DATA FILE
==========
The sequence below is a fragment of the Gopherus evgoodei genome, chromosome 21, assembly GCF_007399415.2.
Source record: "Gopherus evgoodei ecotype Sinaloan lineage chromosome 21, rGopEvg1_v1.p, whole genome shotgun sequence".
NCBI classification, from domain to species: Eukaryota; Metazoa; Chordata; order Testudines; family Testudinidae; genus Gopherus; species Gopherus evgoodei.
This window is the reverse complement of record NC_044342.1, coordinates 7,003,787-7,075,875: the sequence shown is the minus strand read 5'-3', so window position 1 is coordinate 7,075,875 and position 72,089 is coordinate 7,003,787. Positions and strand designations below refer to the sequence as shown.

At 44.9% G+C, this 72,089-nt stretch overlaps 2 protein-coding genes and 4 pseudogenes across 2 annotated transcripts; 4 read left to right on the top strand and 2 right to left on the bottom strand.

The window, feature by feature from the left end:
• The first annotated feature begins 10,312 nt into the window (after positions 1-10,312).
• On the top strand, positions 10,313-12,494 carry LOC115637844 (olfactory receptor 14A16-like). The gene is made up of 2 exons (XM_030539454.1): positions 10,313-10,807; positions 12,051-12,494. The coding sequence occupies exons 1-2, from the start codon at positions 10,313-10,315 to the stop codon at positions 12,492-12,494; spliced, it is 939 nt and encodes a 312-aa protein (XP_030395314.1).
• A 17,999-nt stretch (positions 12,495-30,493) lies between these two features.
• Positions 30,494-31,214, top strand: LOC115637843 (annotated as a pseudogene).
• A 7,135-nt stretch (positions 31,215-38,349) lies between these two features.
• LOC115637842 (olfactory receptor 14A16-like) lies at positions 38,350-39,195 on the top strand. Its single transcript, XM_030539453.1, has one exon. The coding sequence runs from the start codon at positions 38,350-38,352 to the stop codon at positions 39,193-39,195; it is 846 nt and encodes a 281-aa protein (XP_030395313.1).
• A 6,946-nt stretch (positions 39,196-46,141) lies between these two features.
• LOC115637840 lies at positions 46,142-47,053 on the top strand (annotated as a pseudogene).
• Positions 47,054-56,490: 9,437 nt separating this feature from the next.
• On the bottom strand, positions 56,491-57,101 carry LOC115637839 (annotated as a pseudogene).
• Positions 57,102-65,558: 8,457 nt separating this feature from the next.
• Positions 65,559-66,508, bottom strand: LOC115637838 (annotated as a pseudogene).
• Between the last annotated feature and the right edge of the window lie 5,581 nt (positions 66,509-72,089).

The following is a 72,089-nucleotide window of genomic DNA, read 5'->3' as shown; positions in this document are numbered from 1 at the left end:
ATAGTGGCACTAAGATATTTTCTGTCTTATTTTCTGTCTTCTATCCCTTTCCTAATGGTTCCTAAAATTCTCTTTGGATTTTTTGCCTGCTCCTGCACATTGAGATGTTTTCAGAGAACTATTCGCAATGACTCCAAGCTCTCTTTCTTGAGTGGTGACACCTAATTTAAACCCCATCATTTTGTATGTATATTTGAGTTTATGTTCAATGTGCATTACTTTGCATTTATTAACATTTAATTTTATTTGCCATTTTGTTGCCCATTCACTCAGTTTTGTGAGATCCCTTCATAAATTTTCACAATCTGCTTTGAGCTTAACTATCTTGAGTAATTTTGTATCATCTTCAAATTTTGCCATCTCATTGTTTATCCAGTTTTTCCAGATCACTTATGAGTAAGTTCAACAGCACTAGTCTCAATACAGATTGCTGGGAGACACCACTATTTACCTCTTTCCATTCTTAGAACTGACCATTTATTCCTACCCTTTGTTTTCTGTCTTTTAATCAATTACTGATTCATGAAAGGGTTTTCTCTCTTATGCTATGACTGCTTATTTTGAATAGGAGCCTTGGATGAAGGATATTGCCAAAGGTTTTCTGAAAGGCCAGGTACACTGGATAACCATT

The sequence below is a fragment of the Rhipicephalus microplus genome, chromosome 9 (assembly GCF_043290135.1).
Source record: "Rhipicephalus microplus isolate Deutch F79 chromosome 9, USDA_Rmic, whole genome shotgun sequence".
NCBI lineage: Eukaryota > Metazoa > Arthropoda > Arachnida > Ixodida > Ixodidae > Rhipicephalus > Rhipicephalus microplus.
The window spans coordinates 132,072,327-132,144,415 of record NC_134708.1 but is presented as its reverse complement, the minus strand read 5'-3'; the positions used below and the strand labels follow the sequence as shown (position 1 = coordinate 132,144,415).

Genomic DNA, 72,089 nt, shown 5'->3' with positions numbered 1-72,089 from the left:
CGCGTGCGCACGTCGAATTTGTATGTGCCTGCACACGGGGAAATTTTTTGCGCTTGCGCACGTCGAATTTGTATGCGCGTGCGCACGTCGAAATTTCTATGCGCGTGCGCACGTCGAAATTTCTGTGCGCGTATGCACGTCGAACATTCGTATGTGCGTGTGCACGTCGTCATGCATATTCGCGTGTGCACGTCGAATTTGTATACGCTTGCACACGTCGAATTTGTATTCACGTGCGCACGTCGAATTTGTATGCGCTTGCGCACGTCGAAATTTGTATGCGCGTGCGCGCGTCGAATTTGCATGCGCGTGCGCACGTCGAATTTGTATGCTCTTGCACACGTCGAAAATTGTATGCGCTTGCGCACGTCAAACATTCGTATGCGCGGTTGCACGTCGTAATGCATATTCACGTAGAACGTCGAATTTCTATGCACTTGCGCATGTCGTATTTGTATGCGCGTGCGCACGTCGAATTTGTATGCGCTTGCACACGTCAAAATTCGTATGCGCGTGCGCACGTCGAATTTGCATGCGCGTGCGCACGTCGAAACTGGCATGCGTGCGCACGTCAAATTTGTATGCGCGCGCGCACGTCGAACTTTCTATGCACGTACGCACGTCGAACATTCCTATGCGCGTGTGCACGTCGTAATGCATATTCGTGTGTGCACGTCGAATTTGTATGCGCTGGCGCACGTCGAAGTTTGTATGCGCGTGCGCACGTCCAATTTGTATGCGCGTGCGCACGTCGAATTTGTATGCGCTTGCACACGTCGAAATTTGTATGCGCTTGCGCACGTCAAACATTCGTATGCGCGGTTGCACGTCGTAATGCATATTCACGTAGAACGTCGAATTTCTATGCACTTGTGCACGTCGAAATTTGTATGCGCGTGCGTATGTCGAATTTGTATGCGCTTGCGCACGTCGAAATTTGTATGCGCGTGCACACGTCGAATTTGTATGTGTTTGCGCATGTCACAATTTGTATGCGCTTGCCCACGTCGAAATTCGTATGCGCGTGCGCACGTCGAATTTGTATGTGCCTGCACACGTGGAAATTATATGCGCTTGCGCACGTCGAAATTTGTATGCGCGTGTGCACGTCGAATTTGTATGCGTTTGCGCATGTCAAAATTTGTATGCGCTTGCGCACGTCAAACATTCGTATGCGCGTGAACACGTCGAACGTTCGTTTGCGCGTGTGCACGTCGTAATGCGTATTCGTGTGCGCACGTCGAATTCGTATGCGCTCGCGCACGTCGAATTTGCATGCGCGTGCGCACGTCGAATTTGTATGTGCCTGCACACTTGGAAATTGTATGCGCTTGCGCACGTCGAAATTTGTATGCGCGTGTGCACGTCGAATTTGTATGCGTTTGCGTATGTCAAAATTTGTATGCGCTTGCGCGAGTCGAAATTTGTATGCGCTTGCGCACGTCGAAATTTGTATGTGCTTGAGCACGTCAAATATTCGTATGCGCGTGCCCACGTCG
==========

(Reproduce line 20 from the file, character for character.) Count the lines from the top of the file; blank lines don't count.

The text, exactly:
The following is a 72,089-nucleotide window of genomic DNA, read 5'->3' as shown; positions in this document are numbered from 1 at the left end: